When the great bombing raids took place later in the war, the east coast radar stations plotted great masses of planes embarking on their missions, British planes by night and those of the USA by day. Preceded by twenty or so Mosquito pathfinders, that flew very fast and high, the bombers went out in their hundreds. The greatest number of aircraft I ever saw on my screen at one time was 1,950+. That was my estimate and Stanmore congratulated us on the estimation, made up mainly of groups of bombers, but with some fighters and hostiles intermingled. The night watches passed quickly when we were so very busy. Then, relieved at 8am, as we wended our weary way towards the cookhouse, the skies above us would be filled with hundreds of American planes setting off on day raids.

Then we plotted the V1s, doodle bugs. These nasty little pilotless planes were easy to identify as flew in straight lines, at a constant height and at greater speeds than other aircraft. The local Ack- Ack boys became very expert at shooting them down and few penetrated beyond the coast. Also the RAF fighters devised a daring way of turning the V1s. The fighter would position it self just ahead of the doodle bug, then as it caught up, tip the wing, causing it to turn and fly back out to sea. The doodle bugs were not as frightening as bombers, because as long as the firey tail could be seen and the chug-chugging sound could be heard, it was not going to fall from the sky and you were safe.

When the V2s, rockets, came along we could plot these on special equipment which used the upper part of our CH lobes. This set, known as ‘Oswald’, recorded the rocket for a few seconds as it passed through the top of our lobe. We could only watch Oswald’s screen for fifteen minutes, before changing operator, because the trace showed so briefly, that if you blinked it could be missed. A camera operated within Oswald recording all that we had seen. As we espied our rocket we yelled ‘Big Ben at Bawdsey’ down the line to Stanmore, who, a few minutes later instructed us to ’change Oswald’. This was our cue to take out the film, insert a fresh one and then send some one to our dark room to develop the used film. From the information gained from our film and those of other CH stations, the launching site could be traced, and hopefully our bombers sent to destroy them. Londoners could have been given a four minute warning of the approaching rocket, but I suppose the disruption over the entire area would have too great to warrant this.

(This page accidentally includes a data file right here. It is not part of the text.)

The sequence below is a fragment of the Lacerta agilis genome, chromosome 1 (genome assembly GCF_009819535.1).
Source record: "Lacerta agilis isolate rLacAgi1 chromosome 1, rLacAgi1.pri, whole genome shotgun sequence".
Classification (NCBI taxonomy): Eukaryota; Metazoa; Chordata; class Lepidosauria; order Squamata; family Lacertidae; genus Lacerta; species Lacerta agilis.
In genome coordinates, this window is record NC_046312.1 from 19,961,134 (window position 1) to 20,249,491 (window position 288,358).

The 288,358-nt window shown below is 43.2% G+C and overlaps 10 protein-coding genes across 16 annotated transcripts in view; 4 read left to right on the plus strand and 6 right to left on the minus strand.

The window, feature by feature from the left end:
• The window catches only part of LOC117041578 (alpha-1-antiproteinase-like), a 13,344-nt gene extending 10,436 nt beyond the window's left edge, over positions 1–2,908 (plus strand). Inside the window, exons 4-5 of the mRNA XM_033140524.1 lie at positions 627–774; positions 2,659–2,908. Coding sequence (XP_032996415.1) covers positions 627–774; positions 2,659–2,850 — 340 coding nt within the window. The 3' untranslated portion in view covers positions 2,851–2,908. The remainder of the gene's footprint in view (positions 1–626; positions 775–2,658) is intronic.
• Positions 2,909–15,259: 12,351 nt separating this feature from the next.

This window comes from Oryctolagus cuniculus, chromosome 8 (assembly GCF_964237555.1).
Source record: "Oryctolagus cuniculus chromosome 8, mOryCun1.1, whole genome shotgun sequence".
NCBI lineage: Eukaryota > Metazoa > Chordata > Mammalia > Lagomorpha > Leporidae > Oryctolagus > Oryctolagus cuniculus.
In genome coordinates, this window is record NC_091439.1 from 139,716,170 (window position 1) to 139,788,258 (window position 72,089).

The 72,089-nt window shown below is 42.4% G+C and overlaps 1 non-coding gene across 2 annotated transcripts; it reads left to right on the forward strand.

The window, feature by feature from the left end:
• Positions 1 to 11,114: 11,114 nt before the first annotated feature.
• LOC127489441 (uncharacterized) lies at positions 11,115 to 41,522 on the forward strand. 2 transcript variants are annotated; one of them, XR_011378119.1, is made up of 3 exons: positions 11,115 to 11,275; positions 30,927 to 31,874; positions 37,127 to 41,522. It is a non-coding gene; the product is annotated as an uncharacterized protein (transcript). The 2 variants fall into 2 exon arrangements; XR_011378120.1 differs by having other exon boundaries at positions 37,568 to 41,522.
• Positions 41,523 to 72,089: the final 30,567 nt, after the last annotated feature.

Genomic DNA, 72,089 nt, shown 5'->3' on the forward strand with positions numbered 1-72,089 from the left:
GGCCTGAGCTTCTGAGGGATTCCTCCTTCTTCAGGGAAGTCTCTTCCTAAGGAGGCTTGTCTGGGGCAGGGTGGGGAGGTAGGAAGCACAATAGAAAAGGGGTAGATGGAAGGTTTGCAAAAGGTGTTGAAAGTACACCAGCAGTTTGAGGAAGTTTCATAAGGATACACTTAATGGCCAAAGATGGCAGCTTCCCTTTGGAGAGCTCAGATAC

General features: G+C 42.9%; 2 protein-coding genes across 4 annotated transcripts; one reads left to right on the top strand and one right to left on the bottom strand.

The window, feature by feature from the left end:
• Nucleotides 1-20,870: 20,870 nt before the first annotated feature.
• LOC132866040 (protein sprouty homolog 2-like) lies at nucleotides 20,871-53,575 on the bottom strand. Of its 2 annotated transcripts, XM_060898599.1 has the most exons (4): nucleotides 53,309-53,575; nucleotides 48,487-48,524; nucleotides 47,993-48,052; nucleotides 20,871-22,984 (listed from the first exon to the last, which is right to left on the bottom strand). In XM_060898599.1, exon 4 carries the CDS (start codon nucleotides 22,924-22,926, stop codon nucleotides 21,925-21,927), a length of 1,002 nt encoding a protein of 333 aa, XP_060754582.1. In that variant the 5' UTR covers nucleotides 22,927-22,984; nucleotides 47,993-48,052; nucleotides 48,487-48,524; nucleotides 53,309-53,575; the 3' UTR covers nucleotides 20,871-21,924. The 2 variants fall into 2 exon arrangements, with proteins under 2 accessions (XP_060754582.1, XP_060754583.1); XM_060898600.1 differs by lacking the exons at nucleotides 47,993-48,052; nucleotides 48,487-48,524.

Out secret work was revealed when on August 8th 1945, the war over, an Air Ministry photographer was sent to Bawdsey. I just happened to be on watch that day. The resulting photograph of our crew was in many national papers, and has graced the cover of several books. The Air Ministry issued the following blurb with the photograph:-

"Working under the closest secrecy since 1939, over 4,000 WAAF personnel have played an important part in the air victories achieved by radiolocation. (Radar). They tracked hostile and friendly aircraft, flying bombs and rockets, German E Boats and Allied Merchant vessels, and have guided British and Allied fighter pilots on to enemy aircraft. Trained to use and service some of the most delicate and complicated instruments ever invented, they have carried out their duties with enthusiasm, often under uncomfortable conditions and sometimes under enemy fire."